Image of calm boy lying on grass, to accompany blog: Kids' Emotional Dysregulation: What To Do, What NOT To Do

“Connection Before Correction”: But you also need to teach emotional regulation!

Connection before Correction: This is an incredibly popular parenting strategy, but as I said in a recent blog, Connection alone is not enough to solve a strong-willed- or oppositional child’s problem behavior.

So real quick, just to recap: If you want to teach your strong willed-, oppositional or defiant child to listen and cooperate, you actually need four main strategies: First, yes, you do need to be positive; second, you need to know what to do when your child gets angry; third, you need an Accountability System; and fourth, you need to meet your child’s need for control!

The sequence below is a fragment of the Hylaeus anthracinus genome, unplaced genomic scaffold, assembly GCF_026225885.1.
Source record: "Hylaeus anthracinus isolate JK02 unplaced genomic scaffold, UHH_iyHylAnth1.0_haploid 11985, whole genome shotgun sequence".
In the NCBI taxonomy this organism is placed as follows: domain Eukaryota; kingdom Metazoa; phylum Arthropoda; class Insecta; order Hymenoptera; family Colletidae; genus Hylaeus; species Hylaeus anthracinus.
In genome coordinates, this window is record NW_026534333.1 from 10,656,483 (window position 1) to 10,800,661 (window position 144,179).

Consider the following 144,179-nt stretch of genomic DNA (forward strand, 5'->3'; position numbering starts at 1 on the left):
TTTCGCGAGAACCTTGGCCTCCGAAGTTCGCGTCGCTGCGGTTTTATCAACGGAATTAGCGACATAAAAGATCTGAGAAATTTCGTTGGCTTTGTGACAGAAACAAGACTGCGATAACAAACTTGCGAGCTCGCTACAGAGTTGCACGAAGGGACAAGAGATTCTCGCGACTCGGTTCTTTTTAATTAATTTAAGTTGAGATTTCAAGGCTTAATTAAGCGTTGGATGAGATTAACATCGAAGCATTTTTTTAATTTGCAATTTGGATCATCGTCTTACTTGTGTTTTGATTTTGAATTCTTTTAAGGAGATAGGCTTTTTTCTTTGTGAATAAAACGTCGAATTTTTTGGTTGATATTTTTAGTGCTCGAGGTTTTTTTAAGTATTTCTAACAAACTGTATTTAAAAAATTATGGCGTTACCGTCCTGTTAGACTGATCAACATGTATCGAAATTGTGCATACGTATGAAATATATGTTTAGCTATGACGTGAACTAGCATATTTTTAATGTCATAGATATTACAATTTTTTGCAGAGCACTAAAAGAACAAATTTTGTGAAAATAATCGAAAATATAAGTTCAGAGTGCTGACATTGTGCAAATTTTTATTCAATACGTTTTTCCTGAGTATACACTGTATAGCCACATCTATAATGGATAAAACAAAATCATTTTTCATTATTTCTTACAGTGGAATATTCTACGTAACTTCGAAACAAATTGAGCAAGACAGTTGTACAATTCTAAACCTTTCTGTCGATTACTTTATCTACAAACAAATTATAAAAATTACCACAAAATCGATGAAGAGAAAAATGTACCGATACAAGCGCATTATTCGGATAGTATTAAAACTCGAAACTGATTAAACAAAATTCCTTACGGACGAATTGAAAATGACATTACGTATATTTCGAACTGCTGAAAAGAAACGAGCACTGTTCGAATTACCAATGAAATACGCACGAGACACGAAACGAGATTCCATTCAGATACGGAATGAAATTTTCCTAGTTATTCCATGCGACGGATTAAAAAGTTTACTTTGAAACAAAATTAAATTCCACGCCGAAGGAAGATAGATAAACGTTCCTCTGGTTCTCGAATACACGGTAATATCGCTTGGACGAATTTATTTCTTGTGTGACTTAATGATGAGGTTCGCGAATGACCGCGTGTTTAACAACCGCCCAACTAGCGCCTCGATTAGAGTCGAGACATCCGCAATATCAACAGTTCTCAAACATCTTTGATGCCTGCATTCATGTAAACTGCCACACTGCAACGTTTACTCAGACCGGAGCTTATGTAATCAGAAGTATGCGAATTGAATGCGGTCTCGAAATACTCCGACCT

I talked about parents being positive in July (go here to read that blog), and today I’m going to talk about something else you need to do: You need to deal with your child’s frustration and anger.

You need to help your child self-regulate.

You need to know how to help your child to self-regulate when they get frustrated. Why? Every day I talk to parents who tell me, “I HAVE tried to set boundaries with my child, I HAVE said, homework before screen time, or, No means no – but when I do that, they get angry. And their meltdowns are EXTREME!”

And this is not uncommon! it’s NORMAL for strong-willed kids to get mad when your rules and expectations get in the way of their doing (or having) what they want. As I’m sure you know, this frustration can mean anything from grumbling and complaining to hour-long, violent meltdowns. And this is why, in my parent coaching practice, Emotional Regulation is one of the first things we focus on. Lots of parents want my help getting their child to listen and cooperate, but in the beginning it’s not uncommon for strong-willed kids to get really mad when they’re asked to listen, and if parents don’t know how to manage that frustration, they’ll be AFRAID to ask their child to listen.

So what DO you do when your child gets really angry?

Emotional Regulation Strategy 1: These big feelings are OK!